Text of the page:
This article was written jointly by Stuart Hodge and Murray Grayston


WEST KILBRIDE Amateurs secured the division one title with a win versus Drongan on Saturday, though to everyone involved with the club, it meant far more than just a trophy.

The club dedicated the title to ‘Mr West Kilbride’ and club legend, the late Alistair ‘Ally’ Dick.

Involved in the club for most of his life, Alistair lived and breathed for the club.

Manager Stuart Whitehill explained, when he took over four years ago, he promised Ally he would take the side back to the Premier League.

He duly delivered that this year, however the great man was unfortunately not there to see it, having passed away in late 2021 leaving a gaping hole in the local amateur football scene.

Stuart said: “I am just so happy we lifted the title for him. He was by our side every step of the way.”

Ardrossan and Saltcoats Herald: Alistair Dick (front) with Stuart Whitehill (behind) and son Paul (back)Alistair Dick (front) with Stuart Whitehill (behind) and son Paul (back)

This was no normal amateur football season.

West Kilbride Amateurs went on a remarkable seven-game winning run to seal an incredible league triumph as a late club legend looked down to ensure his team got the rub of the green, when needed, to get over the line.

This was a title for the Ammies – but more than that, this was a title for Alistair Dick.

“He was monumental,” said captain Stevie Moran, fresh from scoring the winner which brought title glory.

“We’re still struggling to do all the jobs he did between four or five people. He held the strips, got them washed, picked up, dropped off, sorted buses, organised fundraisers for kits and training equipment, lining the pitch… 

“West Kilbride always kept going as long as he was there. He was the bedrock for us when there was uncertainty at lots of clubs. That was his legacy: Mr West Kilbride.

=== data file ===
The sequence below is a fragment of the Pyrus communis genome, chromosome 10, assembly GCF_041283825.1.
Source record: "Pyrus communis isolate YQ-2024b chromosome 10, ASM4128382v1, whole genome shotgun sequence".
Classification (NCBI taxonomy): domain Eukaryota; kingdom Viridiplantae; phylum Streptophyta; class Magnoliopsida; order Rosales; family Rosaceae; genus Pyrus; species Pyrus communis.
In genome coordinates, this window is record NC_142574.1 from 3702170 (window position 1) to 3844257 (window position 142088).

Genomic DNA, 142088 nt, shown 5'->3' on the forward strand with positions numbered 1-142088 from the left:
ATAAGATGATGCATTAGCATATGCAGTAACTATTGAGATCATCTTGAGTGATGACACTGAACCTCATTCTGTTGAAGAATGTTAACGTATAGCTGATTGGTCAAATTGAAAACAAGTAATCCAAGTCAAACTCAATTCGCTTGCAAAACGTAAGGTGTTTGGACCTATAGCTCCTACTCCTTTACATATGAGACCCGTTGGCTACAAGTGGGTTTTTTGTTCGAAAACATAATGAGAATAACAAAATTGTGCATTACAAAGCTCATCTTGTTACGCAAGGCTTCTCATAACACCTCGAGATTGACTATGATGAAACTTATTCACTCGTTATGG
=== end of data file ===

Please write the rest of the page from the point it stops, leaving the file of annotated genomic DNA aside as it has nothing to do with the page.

“He left a huge hole, at an emotional level, massive. So, we, all of us, truly did it for him.”

The style with which the Budget Blinds Division One title was grasped on the final day of the season – the only time the Ammies were top, perfect timing – was Hollywood-esque, with a flurry of late goals and players stepping up to deliver defining moments in this season and their careers, all encapsulated within a sense of their being a greater purpose behind it all.

Ardrossan and Saltcoats Herald: The final league standingsThe final league standings

From Andrew Wentworth’s “first goal in 15 years”, a blistering volley into the top right-hand corner, down The Glen to go 3-2 up against long-time leaders Galston before goalkeeper and The Herald’s own Murray Grayston saved a highly debatable penalty to secure the win, to Callum Kerr’s volley which crashed in off the bar to beat Crosshouse in the last minute, it was a run defined by team spirit, selflessness and commitment to the cause. 

A run befitting the man who was at the centre of the village’s thoughts on Saturday.
In the game following Alistair’s death, West Kilbride were humbled by Crosshouse down The Glen as the emotion of the occasion was too much for the squad.

They got their revenge in the title run, after late winners against Dalry and Crosshouse had sparked momentum before the dramatic victory over Galston. 

A victory over Catrine and derby win at Largs set up a final-day crunch game against a Drongan team who’d won the reverse fixture.

Alistair’s son, Paul, is assistant to manager Stuart Whitehill and called for focus following the Largs game, and his other son, young Alistair, and widow Olive were in attendance for another thrilling late show from Kilbride.

After David Mills (twice) and Rory Campbell had found the target in East Ayrshire, captain Moran scored from a ricochet after hurling himself at a defensive clearance with around seven minutes to go, sparking a memorable day and night for the club in honour of one its greatest servants.

“It was a poor goal but the best goal I’ve ever scored,” said Moran. “I got up well for a set piece and I thought the header was in, screamed at the ref for the goal, then flung myself at the defender’s clearance when he didn’t give it and it went in off me. 

“When I turned around, I checked with the ref again and by then there was 30-odd folk on the pitch, delirium, so I emulated our top scorer Macca (Greg McVeigh) and did the longest knee slide in history.

“We showed grit, determination and resolve to get over the line time and again. I’m so proud of every single member of the squad, they all played a part.

“The release was incredible. I went to Paul and young Ally, because it WAS for him. I loved Alistair to bits, it was a very emotional day. It couldn’t have gone any better.”